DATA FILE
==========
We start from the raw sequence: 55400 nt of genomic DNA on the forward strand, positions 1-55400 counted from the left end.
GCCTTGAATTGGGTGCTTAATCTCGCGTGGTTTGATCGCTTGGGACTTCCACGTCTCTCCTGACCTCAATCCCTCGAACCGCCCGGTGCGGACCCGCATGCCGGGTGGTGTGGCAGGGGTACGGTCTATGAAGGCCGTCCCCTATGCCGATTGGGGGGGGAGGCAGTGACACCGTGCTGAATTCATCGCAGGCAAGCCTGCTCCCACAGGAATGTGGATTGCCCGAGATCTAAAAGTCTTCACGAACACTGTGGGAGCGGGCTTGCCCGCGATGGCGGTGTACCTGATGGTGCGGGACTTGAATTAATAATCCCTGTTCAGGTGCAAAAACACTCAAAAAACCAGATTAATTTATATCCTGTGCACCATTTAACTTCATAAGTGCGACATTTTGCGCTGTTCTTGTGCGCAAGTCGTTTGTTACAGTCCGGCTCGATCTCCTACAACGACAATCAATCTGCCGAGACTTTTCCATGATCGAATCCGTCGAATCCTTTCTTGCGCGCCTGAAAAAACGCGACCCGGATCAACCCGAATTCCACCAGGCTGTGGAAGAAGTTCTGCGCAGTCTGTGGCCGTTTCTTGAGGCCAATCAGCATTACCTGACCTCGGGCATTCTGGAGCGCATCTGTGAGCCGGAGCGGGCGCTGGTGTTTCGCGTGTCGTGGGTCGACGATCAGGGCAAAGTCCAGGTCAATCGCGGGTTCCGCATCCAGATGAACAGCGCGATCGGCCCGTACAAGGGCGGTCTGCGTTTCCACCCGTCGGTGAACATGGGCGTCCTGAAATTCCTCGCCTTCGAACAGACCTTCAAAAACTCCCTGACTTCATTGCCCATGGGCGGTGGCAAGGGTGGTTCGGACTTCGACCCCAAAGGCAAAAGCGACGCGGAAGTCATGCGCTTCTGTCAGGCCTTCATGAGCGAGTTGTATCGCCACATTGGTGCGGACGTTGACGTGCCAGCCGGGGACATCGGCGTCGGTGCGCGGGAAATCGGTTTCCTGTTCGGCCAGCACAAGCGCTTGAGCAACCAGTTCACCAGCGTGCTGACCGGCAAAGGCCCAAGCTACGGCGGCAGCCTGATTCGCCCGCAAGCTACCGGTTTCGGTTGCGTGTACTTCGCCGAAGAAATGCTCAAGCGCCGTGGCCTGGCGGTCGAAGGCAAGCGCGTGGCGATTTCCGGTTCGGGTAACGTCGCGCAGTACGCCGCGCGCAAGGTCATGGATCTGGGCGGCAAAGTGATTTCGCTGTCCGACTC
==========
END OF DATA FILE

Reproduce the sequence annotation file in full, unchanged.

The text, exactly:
We start from the raw sequence: 55400 nt of genomic DNA on the forward strand, positions 1-55400 counted from the left end.
GCCTTGAATTGGGTGCTTAATCTCGCGTGGTTTGATCGCTTGGGACTTCCACGTCTCTCCTGACCTCAATCCCTCGAACCGCCCGGTGCGGACCCGCATGCCGGGTGGTGTGGCAGGGGTACGGTCTATGAAGGCCGTCCCCTATGCCGATTGGGGGGGGAGGCAGTGACACCGTGCTGAATTCATCGCAGGCAAGCCTGCTCCCACAGGAATGTGGATTGCCCGAGATCTAAAAGTCTTCACGAACACTGTGGGAGCGGGCTTGCCCGCGATGGCGGTGTACCTGATGGTGCGGGACTTGAATTAATAATCCCTGTTCAGGTGCAAAAACACTCAAAAAACCAGATTAATTTATATCCTGTGCACCATTTAACTTCATAAGTGCGACATTTTGCGCTGTTCTTGTGCGCAAGTCGTTTGTTACAGTCCGGCTCGATCTCCTACAACGACAATCAATCTGCCGAGACTTTTCCATGATCGAATCCGTCGAATCCTTTCTTGCGCGCCTGAAAAAACGCGACCCGGATCAACCCGAATTCCACCAGGCTGTGGAAGAAGTTCTGCGCAGTCTGTGGCCGTTTCTTGAGGCCAATCAGCATTACCTGACCTCGGGCATTCTGGAGCGCATCTGTGAGCCGGAGCGGGCGCTGGTGTTTCGCGTGTCGTGGGTCGACGATCAGGGCAAAGTCCAGGTCAATCGCGGGTTCCGCATCCAGATGAACAGCGCGATCGGCCCGTACAAGGGCGGTCTGCGTTTCCACCCGTCGGTGAACATGGGCGTCCTGAAATTCCTCGCCTTCGAACAGACCTTCAAAAACTCCCTGACTTCATTGCCCATGGGCGGTGGCAAGGGTGGTTCGGACTTCGACCCCAAAGGCAAAAGCGACGCGGAAGTCATGCGCTTCTGTCAGGCCTTCATGAGCGAGTTGTATCGCCACATTGGTGCGGACGTTGACGTGCCAGCCGGGGACATCGGCGTCGGTGCGCGGGAAATCGGTTTCCTGTTCGGCCAGCACAAGCGCTTGAGCAACCAGTTCACCAGCGTGCTGACCGGCAAAGGCCCAAGCTACGGCGGCAGCCTGATTCGCCCGCAAGCTACCGGTTTCGGTTGCGTGTACTTCGCCGAAGAAATGCTCAAGCGCCGTGGCCTGGCGGTCGAAGGCAAGCGCGTGGCGATTTCCGGTTCGGGTAACGTCGCGCAGTACGCCGCGCGCAAGGTCATGGATCTGGGCGGCAAAGTGATTTCGCTGTCCGACTC